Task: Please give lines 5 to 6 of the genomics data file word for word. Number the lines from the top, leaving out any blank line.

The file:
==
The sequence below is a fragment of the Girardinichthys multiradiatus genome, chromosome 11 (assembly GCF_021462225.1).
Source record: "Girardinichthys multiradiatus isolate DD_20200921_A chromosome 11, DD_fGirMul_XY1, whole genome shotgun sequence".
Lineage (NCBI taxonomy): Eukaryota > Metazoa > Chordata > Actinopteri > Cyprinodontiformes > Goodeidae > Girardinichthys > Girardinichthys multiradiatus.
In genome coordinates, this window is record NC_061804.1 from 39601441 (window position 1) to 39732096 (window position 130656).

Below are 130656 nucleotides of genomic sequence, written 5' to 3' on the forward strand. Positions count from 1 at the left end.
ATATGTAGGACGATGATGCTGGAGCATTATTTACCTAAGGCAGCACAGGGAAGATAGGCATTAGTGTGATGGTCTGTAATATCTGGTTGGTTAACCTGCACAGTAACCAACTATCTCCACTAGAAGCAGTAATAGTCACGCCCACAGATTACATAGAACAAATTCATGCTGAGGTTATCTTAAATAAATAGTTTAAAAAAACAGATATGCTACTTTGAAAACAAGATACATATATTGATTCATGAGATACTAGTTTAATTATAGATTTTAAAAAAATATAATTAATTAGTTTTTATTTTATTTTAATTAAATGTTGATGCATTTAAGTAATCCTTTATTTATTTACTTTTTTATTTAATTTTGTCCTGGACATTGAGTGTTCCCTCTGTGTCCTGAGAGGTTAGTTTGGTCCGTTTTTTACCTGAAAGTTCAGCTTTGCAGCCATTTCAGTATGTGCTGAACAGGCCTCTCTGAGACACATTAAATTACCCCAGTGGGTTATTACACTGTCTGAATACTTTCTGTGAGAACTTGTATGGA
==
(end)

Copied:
Below are 130656 nucleotides of genomic sequence, written 5' to 3' on the forward strand. Positions count from 1 at the left end.
ATATGTAGGACGATGATGCTGGAGCATTATTTACCTAAGGCAGCACAGGGAAGATAGGCATTAGTGTGATGGTCTGTAATATCTGGTTGGTTAACCTGCACAGTAACCAACTATCTCCACTAGAAGCAGTAATAGTCACGCCCACAGATTACATAGAACAAATTCATGCTGAGGTTATCTTAAATAAATAGTTTAAAAAAACAGATATGCTACTTTGAAAACAAGATACATATATTGATTCATGAGATACTAGTTTAATTATAGATTTTAAAAAAATATAATTAATTAGTTTTTATTTTATTTTAATTAAATGTTGATGCATTTAAGTAATCCTTTATTTATTTACTTTTTTATTTAATTTTGTCCTGGACATTGAGTGTTCCCTCTGTGTCCTGAGAGGTTAGTTTGGTCCGTTTTTTACCTGAAAGTTCAGCTTTGCAGCCATTTCAGTATGTGCTGAACAGGCCTCTCTGAGACACATTAAATTACCCCAGTGGGTTATTACACTGTCTGAATACTTTCTGTGAGAACTTGTATGGA